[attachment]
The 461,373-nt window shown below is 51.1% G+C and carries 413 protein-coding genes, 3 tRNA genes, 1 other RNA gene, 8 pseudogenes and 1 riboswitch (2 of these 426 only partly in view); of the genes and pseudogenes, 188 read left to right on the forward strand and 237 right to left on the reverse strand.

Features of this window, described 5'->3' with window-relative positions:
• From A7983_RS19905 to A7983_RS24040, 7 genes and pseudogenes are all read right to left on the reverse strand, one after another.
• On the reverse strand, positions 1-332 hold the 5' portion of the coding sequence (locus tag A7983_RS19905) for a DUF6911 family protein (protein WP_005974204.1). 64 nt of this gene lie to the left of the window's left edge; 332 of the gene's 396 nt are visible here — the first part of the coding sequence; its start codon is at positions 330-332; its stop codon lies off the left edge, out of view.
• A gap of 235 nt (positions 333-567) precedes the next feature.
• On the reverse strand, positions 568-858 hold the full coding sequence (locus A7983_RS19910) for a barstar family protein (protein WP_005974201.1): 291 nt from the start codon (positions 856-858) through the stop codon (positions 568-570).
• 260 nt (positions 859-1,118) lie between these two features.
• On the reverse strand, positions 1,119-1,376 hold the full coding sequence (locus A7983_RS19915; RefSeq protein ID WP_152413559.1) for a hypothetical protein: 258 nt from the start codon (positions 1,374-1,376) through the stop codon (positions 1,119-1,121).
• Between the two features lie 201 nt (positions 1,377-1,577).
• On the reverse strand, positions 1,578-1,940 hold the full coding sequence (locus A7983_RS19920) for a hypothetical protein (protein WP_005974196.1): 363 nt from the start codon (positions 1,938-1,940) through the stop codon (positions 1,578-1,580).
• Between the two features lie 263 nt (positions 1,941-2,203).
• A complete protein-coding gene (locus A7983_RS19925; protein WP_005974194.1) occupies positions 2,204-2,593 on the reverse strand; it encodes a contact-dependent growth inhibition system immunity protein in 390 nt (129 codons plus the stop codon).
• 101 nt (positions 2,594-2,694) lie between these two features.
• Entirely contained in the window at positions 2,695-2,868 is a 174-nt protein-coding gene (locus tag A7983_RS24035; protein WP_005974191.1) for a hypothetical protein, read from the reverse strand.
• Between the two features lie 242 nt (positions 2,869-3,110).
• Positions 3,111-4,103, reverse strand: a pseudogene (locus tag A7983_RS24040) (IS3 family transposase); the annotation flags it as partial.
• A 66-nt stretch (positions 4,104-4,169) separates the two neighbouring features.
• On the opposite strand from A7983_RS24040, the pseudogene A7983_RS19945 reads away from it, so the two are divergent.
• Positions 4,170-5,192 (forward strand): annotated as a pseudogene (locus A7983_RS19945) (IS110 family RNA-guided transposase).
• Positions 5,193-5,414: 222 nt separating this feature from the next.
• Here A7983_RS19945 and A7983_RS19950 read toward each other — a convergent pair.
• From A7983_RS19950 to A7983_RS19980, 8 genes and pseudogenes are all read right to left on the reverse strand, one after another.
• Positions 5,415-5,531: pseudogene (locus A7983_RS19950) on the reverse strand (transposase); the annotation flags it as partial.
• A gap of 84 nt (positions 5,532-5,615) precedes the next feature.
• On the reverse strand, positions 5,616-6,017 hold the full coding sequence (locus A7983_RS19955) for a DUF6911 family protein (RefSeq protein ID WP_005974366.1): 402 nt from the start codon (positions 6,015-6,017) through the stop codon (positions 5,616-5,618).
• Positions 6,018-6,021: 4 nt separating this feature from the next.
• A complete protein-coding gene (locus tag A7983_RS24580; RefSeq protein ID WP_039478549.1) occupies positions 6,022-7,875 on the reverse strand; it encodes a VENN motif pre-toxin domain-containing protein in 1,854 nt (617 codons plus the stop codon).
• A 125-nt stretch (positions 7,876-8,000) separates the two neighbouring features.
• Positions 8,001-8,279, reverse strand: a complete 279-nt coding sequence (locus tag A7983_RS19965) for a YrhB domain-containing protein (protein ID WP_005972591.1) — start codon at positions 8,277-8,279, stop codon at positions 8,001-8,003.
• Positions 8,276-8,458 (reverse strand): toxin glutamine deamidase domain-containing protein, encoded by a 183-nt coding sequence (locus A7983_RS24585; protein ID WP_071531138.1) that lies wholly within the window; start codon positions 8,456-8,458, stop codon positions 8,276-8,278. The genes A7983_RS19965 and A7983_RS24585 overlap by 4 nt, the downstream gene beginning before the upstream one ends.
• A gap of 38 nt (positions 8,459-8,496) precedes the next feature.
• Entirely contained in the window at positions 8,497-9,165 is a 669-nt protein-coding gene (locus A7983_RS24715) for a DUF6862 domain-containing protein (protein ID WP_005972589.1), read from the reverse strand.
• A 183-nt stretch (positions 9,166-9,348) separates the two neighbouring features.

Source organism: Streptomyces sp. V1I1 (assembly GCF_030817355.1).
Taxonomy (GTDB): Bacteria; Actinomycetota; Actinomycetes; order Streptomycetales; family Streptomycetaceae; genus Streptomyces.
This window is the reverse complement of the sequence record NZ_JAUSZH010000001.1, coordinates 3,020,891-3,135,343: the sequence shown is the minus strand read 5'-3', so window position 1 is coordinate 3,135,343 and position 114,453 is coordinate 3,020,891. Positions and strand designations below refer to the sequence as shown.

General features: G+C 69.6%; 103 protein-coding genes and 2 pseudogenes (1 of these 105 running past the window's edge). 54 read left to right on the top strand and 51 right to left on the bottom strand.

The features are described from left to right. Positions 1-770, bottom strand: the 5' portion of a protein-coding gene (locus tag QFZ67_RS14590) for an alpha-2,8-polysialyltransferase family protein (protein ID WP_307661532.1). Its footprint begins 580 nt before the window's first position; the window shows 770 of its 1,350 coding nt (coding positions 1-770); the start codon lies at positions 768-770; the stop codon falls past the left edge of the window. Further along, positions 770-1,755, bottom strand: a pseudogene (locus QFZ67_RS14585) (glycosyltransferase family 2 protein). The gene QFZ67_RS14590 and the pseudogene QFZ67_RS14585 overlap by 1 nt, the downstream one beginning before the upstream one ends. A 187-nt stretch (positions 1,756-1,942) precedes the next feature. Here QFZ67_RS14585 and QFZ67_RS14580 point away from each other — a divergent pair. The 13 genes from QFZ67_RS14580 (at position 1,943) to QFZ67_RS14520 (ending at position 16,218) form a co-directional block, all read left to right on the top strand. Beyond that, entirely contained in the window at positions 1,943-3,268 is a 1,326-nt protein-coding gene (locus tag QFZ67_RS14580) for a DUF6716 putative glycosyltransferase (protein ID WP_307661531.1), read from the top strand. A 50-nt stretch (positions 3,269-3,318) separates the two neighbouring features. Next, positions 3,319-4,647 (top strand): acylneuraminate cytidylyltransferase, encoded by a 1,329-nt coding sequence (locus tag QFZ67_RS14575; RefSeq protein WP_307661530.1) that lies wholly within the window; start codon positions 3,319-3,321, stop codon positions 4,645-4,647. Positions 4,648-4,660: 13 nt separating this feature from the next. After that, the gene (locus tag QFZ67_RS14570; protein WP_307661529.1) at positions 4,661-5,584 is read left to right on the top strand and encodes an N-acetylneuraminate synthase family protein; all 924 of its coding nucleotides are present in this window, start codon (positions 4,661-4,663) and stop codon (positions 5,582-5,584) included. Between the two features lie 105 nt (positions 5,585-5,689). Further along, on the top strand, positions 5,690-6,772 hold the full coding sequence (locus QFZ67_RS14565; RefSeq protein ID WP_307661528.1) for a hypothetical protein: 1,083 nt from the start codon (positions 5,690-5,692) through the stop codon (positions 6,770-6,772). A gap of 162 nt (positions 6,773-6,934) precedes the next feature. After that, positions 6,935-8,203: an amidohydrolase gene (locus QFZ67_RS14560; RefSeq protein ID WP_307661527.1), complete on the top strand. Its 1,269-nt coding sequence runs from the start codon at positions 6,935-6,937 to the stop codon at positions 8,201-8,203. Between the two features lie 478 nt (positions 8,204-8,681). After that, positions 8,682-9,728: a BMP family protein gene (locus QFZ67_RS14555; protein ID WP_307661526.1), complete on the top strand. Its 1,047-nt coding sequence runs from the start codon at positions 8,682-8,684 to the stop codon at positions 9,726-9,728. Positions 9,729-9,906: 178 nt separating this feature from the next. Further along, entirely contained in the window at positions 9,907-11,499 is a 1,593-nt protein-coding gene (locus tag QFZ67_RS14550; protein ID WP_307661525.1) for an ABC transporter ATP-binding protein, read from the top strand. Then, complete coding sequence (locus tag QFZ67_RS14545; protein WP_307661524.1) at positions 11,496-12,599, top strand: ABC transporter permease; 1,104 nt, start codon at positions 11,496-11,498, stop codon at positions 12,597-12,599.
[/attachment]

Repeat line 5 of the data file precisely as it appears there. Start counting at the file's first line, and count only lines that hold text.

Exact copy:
• A gap of 235 nt (positions 333-567) precedes the next feature.